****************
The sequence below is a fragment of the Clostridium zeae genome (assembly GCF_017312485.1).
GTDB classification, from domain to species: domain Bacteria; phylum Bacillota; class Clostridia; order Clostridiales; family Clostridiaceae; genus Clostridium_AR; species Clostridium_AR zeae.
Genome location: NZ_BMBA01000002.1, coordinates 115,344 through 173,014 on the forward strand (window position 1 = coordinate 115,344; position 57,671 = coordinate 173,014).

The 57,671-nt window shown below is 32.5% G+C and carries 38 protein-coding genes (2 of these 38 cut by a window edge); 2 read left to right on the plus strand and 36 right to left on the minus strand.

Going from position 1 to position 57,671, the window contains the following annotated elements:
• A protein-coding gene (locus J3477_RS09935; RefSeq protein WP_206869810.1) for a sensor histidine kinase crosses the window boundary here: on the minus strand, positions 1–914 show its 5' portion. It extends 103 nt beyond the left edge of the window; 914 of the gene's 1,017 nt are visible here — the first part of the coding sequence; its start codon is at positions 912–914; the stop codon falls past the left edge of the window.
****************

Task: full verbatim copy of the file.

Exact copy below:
The sequence below is a fragment of the Clostridium zeae genome (assembly GCF_017312485.1).
GTDB classification, from domain to species: domain Bacteria; phylum Bacillota; class Clostridia; order Clostridiales; family Clostridiaceae; genus Clostridium_AR; species Clostridium_AR zeae.
Genome location: NZ_BMBA01000002.1, coordinates 115,344 through 173,014 on the forward strand (window position 1 = coordinate 115,344; position 57,671 = coordinate 173,014).

The 57,671-nt window shown below is 32.5% G+C and carries 38 protein-coding genes (2 of these 38 cut by a window edge); 2 read left to right on the plus strand and 36 right to left on the minus strand.

Going from position 1 to position 57,671, the window contains the following annotated elements:
• A protein-coding gene (locus J3477_RS09935; RefSeq protein WP_206869810.1) for a sensor histidine kinase crosses the window boundary here: on the minus strand, positions 1–914 show its 5' portion. It extends 103 nt beyond the left edge of the window; 914 of the gene's 1,017 nt are visible here — the first part of the coding sequence; its start codon is at positions 912–914; the stop codon falls past the left edge of the window.